There's an R package named mi which solves the problem by requiring the user to use specific set of models, based on a Bayesian framework preferred by some of the pioneering works in multiple imputation, and as per the last episode, the combination of models can easily make use of Bayesian model-combining techniques. To use the package, you pick from a short list of named models, and away you go.

Quick--if you start with a Dirichlet prior with parameters [α1, α2] and a Multinomial likelihood function [β1, β2], what will the posterior look like? OK, time's up: it's a Dirichlet distribution with parameters [α1 + β1, α2 + β2]. So using this specific form dodges a computational bullet, so it's the sort of thing that is the focus of the mi package. I'm being a little unfair with this example, because the package allows much more flexibility than just this simplest of model combinations, but it's also a far cry from accepting any type of input model crossed with any type of fill-in model. R is Turing Complete, so you can do it, but expect to start from near zero and brush up on your S4 object syntax.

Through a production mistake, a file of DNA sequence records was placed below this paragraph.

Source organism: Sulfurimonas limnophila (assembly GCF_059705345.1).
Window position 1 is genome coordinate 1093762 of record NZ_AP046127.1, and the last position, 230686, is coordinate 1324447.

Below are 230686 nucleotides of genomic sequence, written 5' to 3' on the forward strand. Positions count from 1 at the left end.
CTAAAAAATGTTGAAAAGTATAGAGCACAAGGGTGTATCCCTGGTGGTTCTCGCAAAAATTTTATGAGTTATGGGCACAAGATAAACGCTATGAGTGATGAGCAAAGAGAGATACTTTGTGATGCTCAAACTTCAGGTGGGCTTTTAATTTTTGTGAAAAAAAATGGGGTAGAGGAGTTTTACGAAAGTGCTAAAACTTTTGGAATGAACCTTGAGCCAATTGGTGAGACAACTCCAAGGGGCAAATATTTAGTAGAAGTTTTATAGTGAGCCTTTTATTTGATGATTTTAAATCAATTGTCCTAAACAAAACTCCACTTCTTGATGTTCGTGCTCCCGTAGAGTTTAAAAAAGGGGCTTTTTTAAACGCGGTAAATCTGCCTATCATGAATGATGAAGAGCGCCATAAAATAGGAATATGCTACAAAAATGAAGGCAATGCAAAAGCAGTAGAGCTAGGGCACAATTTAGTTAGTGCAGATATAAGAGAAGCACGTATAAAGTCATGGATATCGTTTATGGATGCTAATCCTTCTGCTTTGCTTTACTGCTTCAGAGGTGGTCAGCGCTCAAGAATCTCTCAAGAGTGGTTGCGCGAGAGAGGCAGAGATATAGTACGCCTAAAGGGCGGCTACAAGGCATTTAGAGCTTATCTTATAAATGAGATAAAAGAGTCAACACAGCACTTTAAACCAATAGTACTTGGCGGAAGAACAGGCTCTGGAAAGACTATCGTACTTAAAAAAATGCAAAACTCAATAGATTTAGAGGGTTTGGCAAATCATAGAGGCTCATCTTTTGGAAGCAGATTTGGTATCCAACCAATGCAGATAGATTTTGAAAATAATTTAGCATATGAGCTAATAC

By which I mean to say that crossing one model against another is basically the limit of what we can organize with the tools we have today, which is a little sad.

###### Presentation

But let's say that you're one of those people who assumes away the problem of organizing two models (one of which is a compound model for several variables) plus a statistic-calculating function plus a data set as just trivial and to be assumed away; then you still have (1) the problem of having users understand that these are the inputs they are to provide. Remember that most users got an education in a traditional statistics course that taught a series of plug-and-play finalized techniques and procedures. If all you know is OLS, then estimating an aggregate of OLS and missing data generation process is mindblowing.

Then, (2), there's the output problem. There are a number of possible outputs: most verbose would be to (A) actually report the several imputations for every data point, or you could (B) report the variance of each imputed value, or you could (C) report the larger variance of the final statistic and not bother with the internal workings.